The vendor is responsible for paying the purchaser’s costs of the application to the Court, unless it can be shown that the purchaser’s refusal to consent to the rescission was unreasonable.

 

4. When Should Consent Not Be Given

The purchaser should not give consent and object to the granting of the order permitting rescission if there has been a breach of contract. Most sunset clauses provide that the vendor will use reasonable endeavours to obtain registration of the plan. This prevents the vendor from causing delay deliberately or inadvertently. However, if the plan is not registered by the sunset date and the vendor has used reasonable endeavours, the vendor (and the purchaser) may rescind the contract. The question that has the most weight is whether the vendor did in fact use reasonable endeavours, that is, did it do everything it could to get the plan registered and whether any act or omission of the vendor materially contributed to the non-registration of the plan.

 

As the vendor is in total control of the plan registration process, the vendor has an implied and in fact express responsibility to genuinely use reasonable endeavours if it wishes to rely on the sunset clause to rescind the contract. The purchaser should also provide evidence of what delays had been caused by the vendor’s failure to exercise reasonable endeavours to meet the sunset date.

 

In off the plan contracts, the words “reasonable endeavours”, “all reasonable endeavours” or “best endeavours” can be used interchangeably. While it does not make any significant difference on the developer’s obligations, the words “reasonable endeavours” are said to have a slightly lower threshold than “all reasonable endeavours” and “best endeavours”. The dominant interpretation of “best endeavours” is that it requires a person to do all they reasonably can to achieve the contractual object but it does not require a person to go beyond the bounds of reason.

 

5. Result of Rescission

If consent is given or an order permitting the rescission is granted, clause 19 of the standard form Contract for the Sale of Land applies. The purchaser is entitled to re-claim the deposit paid and interest accrued in full but will be out of pocket for their costs and may be priced out of buying a replacement property.

 

6. Tips on avoiding the Sunset Clause trap

Even with the current property market, developers breaching the sunset clause is still a rare occurrence. However below are some tips to help you avoid having to get into these situations.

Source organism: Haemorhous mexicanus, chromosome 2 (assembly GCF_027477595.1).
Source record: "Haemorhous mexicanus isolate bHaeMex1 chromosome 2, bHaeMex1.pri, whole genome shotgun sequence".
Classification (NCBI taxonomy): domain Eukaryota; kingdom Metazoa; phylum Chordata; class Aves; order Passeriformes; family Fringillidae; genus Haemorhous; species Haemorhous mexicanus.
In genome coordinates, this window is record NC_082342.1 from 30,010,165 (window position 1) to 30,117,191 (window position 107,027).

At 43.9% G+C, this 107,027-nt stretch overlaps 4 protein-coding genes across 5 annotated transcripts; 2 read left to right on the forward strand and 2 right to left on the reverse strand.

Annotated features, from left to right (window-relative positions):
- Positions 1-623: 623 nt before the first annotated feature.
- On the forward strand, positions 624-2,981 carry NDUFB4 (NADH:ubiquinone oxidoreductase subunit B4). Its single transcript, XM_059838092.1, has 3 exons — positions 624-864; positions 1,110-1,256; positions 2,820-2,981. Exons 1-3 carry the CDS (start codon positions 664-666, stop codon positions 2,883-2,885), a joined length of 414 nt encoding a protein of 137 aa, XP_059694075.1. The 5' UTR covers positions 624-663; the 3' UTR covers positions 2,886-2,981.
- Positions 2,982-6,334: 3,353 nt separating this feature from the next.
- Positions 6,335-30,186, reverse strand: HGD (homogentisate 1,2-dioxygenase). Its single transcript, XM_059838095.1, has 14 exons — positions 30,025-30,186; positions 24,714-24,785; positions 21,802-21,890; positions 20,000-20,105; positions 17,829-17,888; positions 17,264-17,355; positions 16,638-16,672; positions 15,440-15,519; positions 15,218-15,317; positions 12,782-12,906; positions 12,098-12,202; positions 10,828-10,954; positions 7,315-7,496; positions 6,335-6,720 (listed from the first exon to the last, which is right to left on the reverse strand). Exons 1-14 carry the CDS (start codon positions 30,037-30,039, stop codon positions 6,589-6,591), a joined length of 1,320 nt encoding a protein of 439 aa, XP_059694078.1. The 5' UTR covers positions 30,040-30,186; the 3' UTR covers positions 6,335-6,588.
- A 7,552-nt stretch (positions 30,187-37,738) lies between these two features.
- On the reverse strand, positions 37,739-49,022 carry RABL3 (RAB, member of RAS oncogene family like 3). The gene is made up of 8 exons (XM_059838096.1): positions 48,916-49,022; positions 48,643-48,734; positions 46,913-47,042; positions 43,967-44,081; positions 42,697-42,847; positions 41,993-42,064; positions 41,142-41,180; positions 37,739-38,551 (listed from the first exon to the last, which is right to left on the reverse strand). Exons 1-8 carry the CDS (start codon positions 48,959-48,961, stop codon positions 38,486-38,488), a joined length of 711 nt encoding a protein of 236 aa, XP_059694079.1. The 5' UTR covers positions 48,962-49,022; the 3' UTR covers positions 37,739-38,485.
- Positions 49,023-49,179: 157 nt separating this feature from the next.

Reasonable Endeavours

Contracts that do not provide for the words “reasonable endeavours” or something similar to that effect should not be entered into. This type of contract takes away all the rights of the Purchaser.

 

Extension of Sunset Date

If the contract does not provide for an extension of sunset date, you may wish to request the vendor to include a clause to this effect, or alternatively, a clause which provides you a right to extend the sunset date should the developer encounter delays.

Research on the Developer

As with all property purchases, research is key. A prospective purchaser should research on the developer and make sure they have a good track record and are a trusted presence in the industry. It is important to make sure they are a reputed developer who has had successful developments in the past.

 

Development Consent

More often than not, obtaining development approval from the council can take up a majority of the developer’s time, particularly if it is required before construction can begin. Contracts that have been rescinded under the sunset clause have often sought to rely on the fact that development approval took longer than usual to be granted. When entering into an off the plan contract, it may be necessary to research and determine what stage the development consent is at and whether the developer is on track.

 

Your Rights when there is a Breach

You should ensure the contract still protects your rights in the event there may be a breach of the sunset clause. The contract should not limit the purchaser’s right to claim damages when the vendor rescinds the contract. Though hard to imagine, there may be opportunity for the developer to offer the purchaser a trade-off, where the purchaser pays an increased price to cover the extra costs associated with the delay in construction, for the developer not to rescind the contract. This is a commercial decision that must be negotiated between the vendor and the purchaser.

 

Comasters is able to assist a purchaser in reviewing an off the plan Contract and provide advice in general on the Contract and specifically on the implication of sunset clauses. Comasters is also able assist a Vendor by drafting a development Contract with an effective sunset clause and advising on ‘sunset clawback’ claims.

© Comasters September 2016.

 

Important: This is not advice. Clients should not act solely on the basis of the material contained in this paper. Our formal advice should be sought before acting on any aspect of the above information.